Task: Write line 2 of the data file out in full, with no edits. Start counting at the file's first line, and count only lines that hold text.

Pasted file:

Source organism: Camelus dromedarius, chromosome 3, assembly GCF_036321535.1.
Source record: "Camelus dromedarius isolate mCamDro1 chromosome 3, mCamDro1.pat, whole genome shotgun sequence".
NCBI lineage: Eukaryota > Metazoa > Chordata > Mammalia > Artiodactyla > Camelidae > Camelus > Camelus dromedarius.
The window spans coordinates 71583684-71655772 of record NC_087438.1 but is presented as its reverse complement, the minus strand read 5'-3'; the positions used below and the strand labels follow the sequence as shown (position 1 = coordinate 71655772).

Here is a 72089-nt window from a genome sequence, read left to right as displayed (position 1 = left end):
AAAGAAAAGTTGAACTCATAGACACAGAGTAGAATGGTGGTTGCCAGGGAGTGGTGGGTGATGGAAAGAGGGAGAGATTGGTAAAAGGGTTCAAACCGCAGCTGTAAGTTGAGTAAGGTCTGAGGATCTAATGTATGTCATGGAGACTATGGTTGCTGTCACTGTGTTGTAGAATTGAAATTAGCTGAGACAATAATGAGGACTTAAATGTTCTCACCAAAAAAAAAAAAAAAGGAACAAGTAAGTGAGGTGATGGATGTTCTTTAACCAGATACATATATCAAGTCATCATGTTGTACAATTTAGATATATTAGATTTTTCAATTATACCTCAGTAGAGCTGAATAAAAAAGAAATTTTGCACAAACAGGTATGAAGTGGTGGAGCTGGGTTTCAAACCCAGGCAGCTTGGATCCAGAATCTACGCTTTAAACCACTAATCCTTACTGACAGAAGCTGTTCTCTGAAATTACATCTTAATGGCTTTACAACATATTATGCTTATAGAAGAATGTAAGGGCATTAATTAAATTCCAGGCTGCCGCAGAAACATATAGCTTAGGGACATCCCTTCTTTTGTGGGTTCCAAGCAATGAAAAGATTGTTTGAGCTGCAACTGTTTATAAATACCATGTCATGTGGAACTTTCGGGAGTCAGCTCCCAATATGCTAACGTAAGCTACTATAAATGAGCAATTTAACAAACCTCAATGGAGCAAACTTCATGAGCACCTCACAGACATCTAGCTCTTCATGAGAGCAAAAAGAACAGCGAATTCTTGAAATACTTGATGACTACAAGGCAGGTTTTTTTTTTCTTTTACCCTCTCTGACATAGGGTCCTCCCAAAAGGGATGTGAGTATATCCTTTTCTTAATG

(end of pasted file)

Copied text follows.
Source record: "Camelus dromedarius isolate mCamDro1 chromosome 3, mCamDro1.pat, whole genome shotgun sequence".